3. 3
    SUZANNE Says:

    I haven’t stopped supporting the things that it does. For instance, if they send me a request to sign an online petition for a person on death row, I’ll sign it. But I won’t send them money. I won’t join them. That’s what the Church is pretty much saying.

  4. 4
    Barbara Says:

    I believe we have an Incarnated God so that we may know that we are loved and cared for in the context of a life that may, at times, be cruel and very murky. For this reason, although I do not think abortion to be a moral solution in general, I am confident in a merciful God Who loves and saves even when less than perfect decisions are made in the midst of rape in wartime.
    I do not support Amnesty International financially, but have no problem with such support. They do so much other good work that is less controversial to us. It would be unfortunate if this were curtailed.

  5. 5
    Jen R Says:

    It is not actually true that AI is now supporting abortion only in the case of rape. Their internal documents show that

  6. 6
    Jen R Says:

    It is not actually true that AI is now supporting abortion only in the case of rape. Their internal documents show that they interpret their new policy to mean that “AI will be in a position to call for access to legal and safe abortions in almost all cases”.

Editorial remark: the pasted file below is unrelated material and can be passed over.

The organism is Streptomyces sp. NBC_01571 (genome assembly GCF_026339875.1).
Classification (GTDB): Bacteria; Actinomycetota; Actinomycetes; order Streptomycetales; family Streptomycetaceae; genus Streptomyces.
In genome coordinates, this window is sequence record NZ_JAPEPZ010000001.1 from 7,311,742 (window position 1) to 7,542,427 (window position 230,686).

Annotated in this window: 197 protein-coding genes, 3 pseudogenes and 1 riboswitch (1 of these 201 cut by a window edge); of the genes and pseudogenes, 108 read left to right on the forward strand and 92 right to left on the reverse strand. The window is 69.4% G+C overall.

(sorry if this posts twice)

  7. 7

    Barbara –
    There is a problem but your answer is very nuanced and I agree with it.

  8. 8

    Jen –

    Thanks for your comment. My sources are basically in England and I am not aware that Amnesty is calling for a blanket access to abortion.

  9. 9
    SUZANNE Says:

    I believe we have an Incarnated God so that we may know that we are loved and cared for in the context of a life that may, at times, be cruel and very murky. For this reason, although I do not think abortion to be a moral solution in general, I am confident in a merciful God Who loves and saves even when less than perfect decisions are made in the midst of rape in wartime.

    Of course God is merciful. But his mercy isn’t an excuse to sin. That’s very plain in the Bible, and just common sense. That’s the whole point.

  10. 10